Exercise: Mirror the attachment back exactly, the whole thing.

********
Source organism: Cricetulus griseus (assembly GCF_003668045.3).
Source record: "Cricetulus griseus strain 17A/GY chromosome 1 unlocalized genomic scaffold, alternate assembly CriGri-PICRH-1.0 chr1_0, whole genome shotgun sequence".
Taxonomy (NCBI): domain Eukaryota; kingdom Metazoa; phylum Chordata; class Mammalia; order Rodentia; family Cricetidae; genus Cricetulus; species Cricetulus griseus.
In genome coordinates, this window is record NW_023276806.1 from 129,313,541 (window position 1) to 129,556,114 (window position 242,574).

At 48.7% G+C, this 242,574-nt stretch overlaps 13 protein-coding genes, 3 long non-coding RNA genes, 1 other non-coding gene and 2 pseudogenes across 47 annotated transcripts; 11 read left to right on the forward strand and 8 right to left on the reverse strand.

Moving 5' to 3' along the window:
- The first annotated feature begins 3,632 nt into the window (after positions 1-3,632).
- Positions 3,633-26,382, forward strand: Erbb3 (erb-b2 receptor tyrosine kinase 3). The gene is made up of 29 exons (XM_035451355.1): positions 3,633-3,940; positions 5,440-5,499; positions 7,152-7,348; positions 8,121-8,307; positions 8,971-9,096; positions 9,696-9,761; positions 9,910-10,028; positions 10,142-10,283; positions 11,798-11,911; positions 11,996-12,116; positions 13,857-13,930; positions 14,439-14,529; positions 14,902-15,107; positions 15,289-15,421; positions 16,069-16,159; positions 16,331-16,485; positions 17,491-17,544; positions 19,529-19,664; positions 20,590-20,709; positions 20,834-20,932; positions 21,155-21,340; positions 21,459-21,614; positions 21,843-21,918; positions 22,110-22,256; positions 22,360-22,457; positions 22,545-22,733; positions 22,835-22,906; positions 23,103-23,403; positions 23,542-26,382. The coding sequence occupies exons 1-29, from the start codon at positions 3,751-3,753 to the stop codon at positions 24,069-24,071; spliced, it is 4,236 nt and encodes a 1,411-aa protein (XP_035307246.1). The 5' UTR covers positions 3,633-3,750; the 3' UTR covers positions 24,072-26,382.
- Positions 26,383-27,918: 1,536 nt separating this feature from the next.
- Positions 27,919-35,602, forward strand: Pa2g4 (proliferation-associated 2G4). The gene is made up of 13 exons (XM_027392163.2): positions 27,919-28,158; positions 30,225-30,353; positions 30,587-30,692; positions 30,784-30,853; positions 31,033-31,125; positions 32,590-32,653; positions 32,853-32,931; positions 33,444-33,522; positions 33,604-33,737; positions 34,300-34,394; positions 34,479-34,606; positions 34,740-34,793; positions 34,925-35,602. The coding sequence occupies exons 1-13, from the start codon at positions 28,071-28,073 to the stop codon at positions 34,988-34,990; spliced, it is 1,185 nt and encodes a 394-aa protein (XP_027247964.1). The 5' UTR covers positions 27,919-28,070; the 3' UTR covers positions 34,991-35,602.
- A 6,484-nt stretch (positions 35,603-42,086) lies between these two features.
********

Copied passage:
Source organism: Cricetulus griseus (assembly GCF_003668045.3).
Source record: "Cricetulus griseus strain 17A/GY chromosome 1 unlocalized genomic scaffold, alternate assembly CriGri-PICRH-1.0 chr1_0, whole genome shotgun sequence".
Taxonomy (NCBI): domain Eukaryota; kingdom Metazoa; phylum Chordata; class Mammalia; order Rodentia; family Cricetidae; genus Cricetulus; species Cricetulus griseus.
In genome coordinates, this window is record NW_023276806.1 from 129,313,541 (window position 1) to 129,556,114 (window position 242,574).

At 48.7% G+C, this 242,574-nt stretch overlaps 13 protein-coding genes, 3 long non-coding RNA genes, 1 other non-coding gene and 2 pseudogenes across 47 annotated transcripts; 11 read left to right on the forward strand and 8 right to left on the reverse strand.

Moving 5' to 3' along the window:
- The first annotated feature begins 3,632 nt into the window (after positions 1-3,632).
- Positions 3,633-26,382, forward strand: Erbb3 (erb-b2 receptor tyrosine kinase 3). The gene is made up of 29 exons (XM_035451355.1): positions 3,633-3,940; positions 5,440-5,499; positions 7,152-7,348; positions 8,121-8,307; positions 8,971-9,096; positions 9,696-9,761; positions 9,910-10,028; positions 10,142-10,283; positions 11,798-11,911; positions 11,996-12,116; positions 13,857-13,930; positions 14,439-14,529; positions 14,902-15,107; positions 15,289-15,421; positions 16,069-16,159; positions 16,331-16,485; positions 17,491-17,544; positions 19,529-19,664; positions 20,590-20,709; positions 20,834-20,932; positions 21,155-21,340; positions 21,459-21,614; positions 21,843-21,918; positions 22,110-22,256; positions 22,360-22,457; positions 22,545-22,733; positions 22,835-22,906; positions 23,103-23,403; positions 23,542-26,382. The coding sequence occupies exons 1-29, from the start codon at positions 3,751-3,753 to the stop codon at positions 24,069-24,071; spliced, it is 4,236 nt and encodes a 1,411-aa protein (XP_035307246.1). The 5' UTR covers positions 3,633-3,750; the 3' UTR covers positions 24,072-26,382.
- Positions 26,383-27,918: 1,536 nt separating this feature from the next.
- Positions 27,919-35,602, forward strand: Pa2g4 (proliferation-associated 2G4). The gene is made up of 13 exons (XM_027392163.2): positions 27,919-28,158; positions 30,225-30,353; positions 30,587-30,692; positions 30,784-30,853; positions 31,033-31,125; positions 32,590-32,653; positions 32,853-32,931; positions 33,444-33,522; positions 33,604-33,737; positions 34,300-34,394; positions 34,479-34,606; positions 34,740-34,793; positions 34,925-35,602. The coding sequence occupies exons 1-13, from the start codon at positions 28,071-28,073 to the stop codon at positions 34,988-34,990; spliced, it is 1,185 nt and encodes a 394-aa protein (XP_027247964.1). The 5' UTR covers positions 27,919-28,070; the 3' UTR covers positions 34,991-35,602.
- A 6,484-nt stretch (positions 35,603-42,086) lies between these two features.